It’s a family (the Daney family) joke that the Cru d’Arche Pugneau has been an unclassified estate since 1855 despite the fact that its vineyards are encircled and touched and are otherwise and in all ways in the neighborhood of the most grand and fabled estates of Sauternes. The domaine has been in the Daney family since 1923. Louis-Gabriel Daney owned the estate and produced the wines until 1970 at which point he was followed by his son, Jean-Pierre, who held the reins until 1981. When Jean-Pierre Daney retired, his son, Francis, in turn took his place as the third generation of the Daney family to control the affairs at this beautifully situated domaine.
The domaine consists of 13 hectares, with many small parcels spread over four different communes within the Sauternais – Sauternes, Preignac, Bommes and Barsac – as is frequently the case in this appellation. The majority of the parcels are within the village of Boutoc, which lies in the heart of the AOC Sauternes. Daney’s holdings here are bordered by the vineyards of several of the most prestigious of the classified grands crus – Yquem, Suduiraut, Lafaurie-Peyraguey and Rabaud-Promis. You can see the d’Arche Pugneau vineyard holdings marked in green on the accompanying map which also indicates the location of several classified growth producers of Sauternes, including the grand Yquem. The vineyards are planted 75% to Semillon, 20% to Sauvignon and 5% to Muscadelle. The soil is sand and gravel-based, with layers of clay at varying depths. The Daney home and chai and a small parcel of the d’Arche Pugneau vineyards sit at the foot of the hill at the top of which stands Chateau d’Yquem.
|Cru d’Arche Pugneau Sauternes: The grapes are harvested and vinified parcel by parcel as Daney makes numerous passes through the vineyards to select grapes depending on ripeness and the development of botrytis. It is important to note that Daney sells a significant portion of his production in bulk to négociants, so that all of the wine he bottles at the domaine truly represents the best of the domaine’s production. After fermentation is complete, the wines spend a minimum of two years aging in barrel, a very small percentage of which are new. After fining and filtering, the wines are bottled at the domaine. Our long history with the Daney family (we have been purchasing these wines since 1983) lends credence to our claim that these wines age in formidable fashion. Our private cellar is blessed with wines from the 1983 and 1990 vintages, among others, which are fine performers at the table today (December 2011).|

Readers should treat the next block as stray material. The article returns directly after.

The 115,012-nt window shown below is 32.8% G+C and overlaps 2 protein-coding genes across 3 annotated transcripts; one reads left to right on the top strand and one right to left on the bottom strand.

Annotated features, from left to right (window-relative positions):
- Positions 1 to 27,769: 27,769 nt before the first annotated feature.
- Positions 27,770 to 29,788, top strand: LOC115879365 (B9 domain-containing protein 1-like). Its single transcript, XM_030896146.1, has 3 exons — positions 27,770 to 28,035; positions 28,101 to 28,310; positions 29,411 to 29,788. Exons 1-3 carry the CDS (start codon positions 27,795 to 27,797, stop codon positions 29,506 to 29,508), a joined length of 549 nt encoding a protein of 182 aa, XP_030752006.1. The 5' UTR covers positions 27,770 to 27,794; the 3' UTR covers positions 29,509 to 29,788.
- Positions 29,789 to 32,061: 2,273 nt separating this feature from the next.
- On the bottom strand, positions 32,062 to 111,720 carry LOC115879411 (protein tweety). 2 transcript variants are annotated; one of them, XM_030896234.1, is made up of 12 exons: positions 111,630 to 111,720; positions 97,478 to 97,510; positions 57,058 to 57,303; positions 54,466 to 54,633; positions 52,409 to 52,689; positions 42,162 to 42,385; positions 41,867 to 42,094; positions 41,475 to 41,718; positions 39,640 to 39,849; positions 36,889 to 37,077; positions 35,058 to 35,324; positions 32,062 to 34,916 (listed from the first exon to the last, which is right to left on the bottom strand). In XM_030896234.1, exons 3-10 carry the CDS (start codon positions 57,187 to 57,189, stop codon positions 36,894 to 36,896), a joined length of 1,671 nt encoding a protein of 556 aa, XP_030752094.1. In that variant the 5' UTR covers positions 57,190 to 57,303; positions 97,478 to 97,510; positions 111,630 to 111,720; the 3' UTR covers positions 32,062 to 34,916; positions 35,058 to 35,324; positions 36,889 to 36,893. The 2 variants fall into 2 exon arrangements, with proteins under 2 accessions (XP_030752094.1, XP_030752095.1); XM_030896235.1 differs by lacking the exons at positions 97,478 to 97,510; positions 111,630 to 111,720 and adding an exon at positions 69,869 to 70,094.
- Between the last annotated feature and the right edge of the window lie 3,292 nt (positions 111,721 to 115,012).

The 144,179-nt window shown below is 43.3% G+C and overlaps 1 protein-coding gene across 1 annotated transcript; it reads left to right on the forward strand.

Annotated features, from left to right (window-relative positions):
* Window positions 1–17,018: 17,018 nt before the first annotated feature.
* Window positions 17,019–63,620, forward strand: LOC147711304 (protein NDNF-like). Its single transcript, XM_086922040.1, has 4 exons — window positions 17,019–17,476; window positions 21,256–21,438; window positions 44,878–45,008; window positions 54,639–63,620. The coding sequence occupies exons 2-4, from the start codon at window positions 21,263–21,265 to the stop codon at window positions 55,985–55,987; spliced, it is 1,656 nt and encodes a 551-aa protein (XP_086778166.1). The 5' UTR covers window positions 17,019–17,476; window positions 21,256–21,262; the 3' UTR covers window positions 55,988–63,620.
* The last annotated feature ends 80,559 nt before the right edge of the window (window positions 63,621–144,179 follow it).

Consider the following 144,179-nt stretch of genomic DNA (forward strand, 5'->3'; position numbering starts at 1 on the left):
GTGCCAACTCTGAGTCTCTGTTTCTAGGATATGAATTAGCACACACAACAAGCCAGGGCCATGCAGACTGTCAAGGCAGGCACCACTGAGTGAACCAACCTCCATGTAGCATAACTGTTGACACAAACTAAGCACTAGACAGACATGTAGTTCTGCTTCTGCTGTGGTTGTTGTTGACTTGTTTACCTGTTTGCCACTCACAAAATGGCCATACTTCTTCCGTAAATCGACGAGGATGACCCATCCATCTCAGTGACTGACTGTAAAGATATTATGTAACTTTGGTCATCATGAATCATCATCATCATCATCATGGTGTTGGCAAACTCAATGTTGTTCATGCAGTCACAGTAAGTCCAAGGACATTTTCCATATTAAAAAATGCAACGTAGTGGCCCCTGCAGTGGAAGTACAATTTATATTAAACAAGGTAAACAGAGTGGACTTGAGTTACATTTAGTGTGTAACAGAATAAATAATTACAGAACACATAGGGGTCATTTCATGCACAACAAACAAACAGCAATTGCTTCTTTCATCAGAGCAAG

|Cru d’Arche Pugneau Sauternes Trie Exceptionelle: Daney selects the finest grapes for his “Trie Exceptionelle” cuvée, which is vinified only in special vintages. The “Trie Exceptionelle” is composed of those grapes which carry the almost perfect balance among the elements of sugar, acid and botrytis. The selection is done bunch by bunch through a multitude of passes through the vineyards that can extend for several weeks and, sometimes over more than a month. Of course, the Semillon is the overwhelmingly dominant grape supplemented by a small percentage of Sauvignon and Muscadelle which lend additional complexity and verve to the “assemblage”.|
|Cru d’Arche Pugneau Sauternes L’Intemporel: In 2007, Daney introduced “L’Intemporel”, a solera system Sauternes blending the 1997-2003 vintages. This special cuvée is a unique wine that emphasizes the special “terroir” of the estate rather than the nuances of each vintage. An interesting experiment that will require some time to arrive at its ultimate destination and for us to assess its character.|